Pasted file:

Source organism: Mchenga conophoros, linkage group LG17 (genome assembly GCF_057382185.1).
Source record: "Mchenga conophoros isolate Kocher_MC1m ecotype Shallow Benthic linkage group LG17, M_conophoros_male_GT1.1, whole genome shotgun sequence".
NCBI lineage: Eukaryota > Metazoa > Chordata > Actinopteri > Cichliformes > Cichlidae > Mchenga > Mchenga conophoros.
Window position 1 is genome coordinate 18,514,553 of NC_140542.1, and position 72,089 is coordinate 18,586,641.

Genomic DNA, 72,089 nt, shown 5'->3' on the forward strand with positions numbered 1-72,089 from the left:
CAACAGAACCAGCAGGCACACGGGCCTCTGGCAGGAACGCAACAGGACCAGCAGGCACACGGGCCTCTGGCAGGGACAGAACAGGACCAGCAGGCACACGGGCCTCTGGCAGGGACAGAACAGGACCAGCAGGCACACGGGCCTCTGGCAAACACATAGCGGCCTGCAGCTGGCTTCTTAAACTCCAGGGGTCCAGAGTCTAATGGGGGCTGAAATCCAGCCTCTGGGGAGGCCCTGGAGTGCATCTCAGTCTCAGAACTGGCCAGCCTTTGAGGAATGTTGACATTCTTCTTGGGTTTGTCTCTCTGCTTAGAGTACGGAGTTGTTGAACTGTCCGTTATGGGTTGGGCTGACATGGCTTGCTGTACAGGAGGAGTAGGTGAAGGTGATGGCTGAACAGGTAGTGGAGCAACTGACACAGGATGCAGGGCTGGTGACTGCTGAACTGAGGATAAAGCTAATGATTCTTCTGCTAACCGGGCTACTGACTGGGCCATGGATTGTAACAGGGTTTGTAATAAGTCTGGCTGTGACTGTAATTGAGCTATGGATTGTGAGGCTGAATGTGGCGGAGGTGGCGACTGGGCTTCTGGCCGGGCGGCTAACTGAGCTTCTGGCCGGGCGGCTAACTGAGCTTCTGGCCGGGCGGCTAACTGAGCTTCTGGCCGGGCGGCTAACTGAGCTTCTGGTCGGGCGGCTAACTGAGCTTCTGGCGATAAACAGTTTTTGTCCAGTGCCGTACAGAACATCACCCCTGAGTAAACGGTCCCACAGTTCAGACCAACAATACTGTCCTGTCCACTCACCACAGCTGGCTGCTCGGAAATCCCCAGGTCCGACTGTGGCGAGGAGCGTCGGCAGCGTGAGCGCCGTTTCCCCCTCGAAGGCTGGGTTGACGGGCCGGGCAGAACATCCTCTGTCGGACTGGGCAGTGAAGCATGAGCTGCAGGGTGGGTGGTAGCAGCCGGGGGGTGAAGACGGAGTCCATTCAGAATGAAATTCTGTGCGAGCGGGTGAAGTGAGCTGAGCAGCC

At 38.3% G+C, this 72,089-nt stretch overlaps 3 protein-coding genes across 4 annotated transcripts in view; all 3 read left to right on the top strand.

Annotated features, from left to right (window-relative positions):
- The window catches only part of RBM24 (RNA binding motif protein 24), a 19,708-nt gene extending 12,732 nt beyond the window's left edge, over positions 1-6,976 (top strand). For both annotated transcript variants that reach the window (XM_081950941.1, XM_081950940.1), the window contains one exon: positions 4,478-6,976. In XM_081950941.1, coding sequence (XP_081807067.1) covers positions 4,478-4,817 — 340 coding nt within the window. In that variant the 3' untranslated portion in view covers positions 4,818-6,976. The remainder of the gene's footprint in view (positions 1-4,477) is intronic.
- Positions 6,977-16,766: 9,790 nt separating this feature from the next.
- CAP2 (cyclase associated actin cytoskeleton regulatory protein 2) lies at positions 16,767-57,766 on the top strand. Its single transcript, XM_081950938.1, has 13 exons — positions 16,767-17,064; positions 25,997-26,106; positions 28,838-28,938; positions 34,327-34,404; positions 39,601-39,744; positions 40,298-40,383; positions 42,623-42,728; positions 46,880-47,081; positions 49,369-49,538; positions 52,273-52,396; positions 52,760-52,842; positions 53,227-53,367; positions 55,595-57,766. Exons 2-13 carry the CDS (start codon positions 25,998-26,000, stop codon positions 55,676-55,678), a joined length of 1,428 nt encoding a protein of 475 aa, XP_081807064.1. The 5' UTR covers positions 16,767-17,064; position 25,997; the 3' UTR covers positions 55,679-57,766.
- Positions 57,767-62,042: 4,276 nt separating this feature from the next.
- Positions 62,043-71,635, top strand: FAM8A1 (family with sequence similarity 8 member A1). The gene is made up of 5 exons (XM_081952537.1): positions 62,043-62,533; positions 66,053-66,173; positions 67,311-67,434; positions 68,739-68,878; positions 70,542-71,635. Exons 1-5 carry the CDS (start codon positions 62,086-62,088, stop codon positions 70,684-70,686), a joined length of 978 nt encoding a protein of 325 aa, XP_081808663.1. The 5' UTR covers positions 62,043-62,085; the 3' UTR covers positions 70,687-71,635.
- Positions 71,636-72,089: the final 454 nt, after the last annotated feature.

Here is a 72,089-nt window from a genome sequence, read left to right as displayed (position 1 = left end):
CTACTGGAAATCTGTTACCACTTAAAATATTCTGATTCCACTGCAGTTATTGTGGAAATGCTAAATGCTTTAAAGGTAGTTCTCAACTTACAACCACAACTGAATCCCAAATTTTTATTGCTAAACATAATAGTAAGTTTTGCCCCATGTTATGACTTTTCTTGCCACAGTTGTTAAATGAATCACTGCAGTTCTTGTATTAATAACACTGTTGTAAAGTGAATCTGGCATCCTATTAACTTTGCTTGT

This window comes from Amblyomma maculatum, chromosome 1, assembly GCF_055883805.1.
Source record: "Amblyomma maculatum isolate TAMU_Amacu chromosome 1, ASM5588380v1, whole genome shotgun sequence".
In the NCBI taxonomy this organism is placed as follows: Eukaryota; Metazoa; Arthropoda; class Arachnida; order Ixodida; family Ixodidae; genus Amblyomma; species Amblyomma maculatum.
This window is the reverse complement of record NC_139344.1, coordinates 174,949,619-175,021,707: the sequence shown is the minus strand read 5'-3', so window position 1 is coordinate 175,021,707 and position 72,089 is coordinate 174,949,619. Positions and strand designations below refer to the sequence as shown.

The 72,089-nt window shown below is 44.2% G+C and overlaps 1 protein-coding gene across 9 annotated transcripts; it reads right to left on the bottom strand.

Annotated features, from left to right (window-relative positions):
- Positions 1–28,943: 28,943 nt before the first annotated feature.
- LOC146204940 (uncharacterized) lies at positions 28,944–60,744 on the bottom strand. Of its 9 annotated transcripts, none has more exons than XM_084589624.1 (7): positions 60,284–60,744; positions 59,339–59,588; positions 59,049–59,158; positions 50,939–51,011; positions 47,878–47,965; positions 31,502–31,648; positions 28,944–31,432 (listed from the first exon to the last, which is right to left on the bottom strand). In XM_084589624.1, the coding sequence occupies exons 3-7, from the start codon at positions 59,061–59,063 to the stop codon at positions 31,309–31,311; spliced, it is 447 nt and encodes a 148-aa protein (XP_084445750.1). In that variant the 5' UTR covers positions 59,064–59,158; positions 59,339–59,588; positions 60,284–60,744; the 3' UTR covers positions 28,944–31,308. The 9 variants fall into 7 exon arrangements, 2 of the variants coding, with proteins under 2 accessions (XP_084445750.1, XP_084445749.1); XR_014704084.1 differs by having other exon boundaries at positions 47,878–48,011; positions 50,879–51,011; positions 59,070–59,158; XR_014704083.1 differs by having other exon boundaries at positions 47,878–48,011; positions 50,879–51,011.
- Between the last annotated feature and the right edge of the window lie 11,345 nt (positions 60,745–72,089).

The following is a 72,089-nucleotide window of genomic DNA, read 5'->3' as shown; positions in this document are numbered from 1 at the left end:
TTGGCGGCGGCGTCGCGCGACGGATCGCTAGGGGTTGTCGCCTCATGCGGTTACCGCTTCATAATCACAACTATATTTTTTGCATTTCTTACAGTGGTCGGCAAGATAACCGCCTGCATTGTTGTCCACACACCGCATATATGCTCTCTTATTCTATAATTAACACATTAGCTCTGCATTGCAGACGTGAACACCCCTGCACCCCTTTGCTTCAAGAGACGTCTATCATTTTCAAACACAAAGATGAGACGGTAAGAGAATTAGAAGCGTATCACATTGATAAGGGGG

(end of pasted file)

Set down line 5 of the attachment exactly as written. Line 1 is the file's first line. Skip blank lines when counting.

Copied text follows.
Genomic DNA, 72,089 nt, shown 5'->3' on the forward strand with positions numbered 1-72,089 from the left: